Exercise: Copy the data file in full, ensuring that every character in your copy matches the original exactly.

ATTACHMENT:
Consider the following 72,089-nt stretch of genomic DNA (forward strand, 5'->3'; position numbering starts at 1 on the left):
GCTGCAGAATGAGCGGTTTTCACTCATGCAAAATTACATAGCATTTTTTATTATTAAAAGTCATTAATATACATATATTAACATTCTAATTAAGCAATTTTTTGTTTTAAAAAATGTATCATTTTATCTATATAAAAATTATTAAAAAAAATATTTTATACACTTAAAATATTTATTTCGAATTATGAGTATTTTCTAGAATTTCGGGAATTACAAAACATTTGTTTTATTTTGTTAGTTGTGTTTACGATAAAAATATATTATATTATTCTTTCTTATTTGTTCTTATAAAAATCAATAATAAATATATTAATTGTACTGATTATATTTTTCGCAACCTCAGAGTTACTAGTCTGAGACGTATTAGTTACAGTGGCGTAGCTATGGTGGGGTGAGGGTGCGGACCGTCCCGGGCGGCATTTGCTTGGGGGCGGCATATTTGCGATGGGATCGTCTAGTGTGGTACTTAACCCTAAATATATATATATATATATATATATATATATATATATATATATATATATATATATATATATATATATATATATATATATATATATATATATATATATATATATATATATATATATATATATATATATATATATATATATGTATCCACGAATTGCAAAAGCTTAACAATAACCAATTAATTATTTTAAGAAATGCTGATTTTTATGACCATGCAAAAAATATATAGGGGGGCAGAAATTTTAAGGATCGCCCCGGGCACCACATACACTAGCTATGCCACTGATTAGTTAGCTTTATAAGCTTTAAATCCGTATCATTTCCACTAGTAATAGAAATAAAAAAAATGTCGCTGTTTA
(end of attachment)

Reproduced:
Consider the following 72,089-nt stretch of genomic DNA (forward strand, 5'->3'; position numbering starts at 1 on the left):
GCTGCAGAATGAGCGGTTTTCACTCATGCAAAATTACATAGCATTTTTTATTATTAAAAGTCATTAATATACATATATTAACATTCTAATTAAGCAATTTTTTGTTTTAAAAAATGTATCATTTTATCTATATAAAAATTATTAAAAAAAATATTTTATACACTTAAAATATTTATTTCGAATTATGAGTATTTTCTAGAATTTCGGGAATTACAAAACATTTGTTTTATTTTGTTAGTTGTGTTTACGATAAAAATATATTATATTATTCTTTCTTATTTGTTCTTATAAAAATCAATAATAAATATATTAATTGTACTGATTATATTTTTCGCAACCTCAGAGTTACTAGTCTGAGACGTATTAGTTACAGTGGCGTAGCTATGGTGGGGTGAGGGTGCGGACCGTCCCGGGCGGCATTTGCTTGGGGGCGGCATATTTGCGATGGGATCGTCTAGTGTGGTACTTAACCCTAAATATATATATATATATATATATATATATATATATATATATATATATATATATATATATATATATATATATATATATATATATATATATATATATATATATATATATATATATATATATATATATATATATATATATATGTATCCACGAATTGCAAAAGCTTAACAATAACCAATTAATTATTTTAAGAAATGCTGATTTTTATGACCATGCAAAAAATATATAGGGGGGCAGAAATTTTAAGGATCGCCCCGGGCACCACATACACTAGCTATGCCACTGATTAGTTAGCTTTATAAGCTTTAAATCCGTATCATTTCCACTAGTAATAGAAATAAAAAAAATGTCGCTGTTTA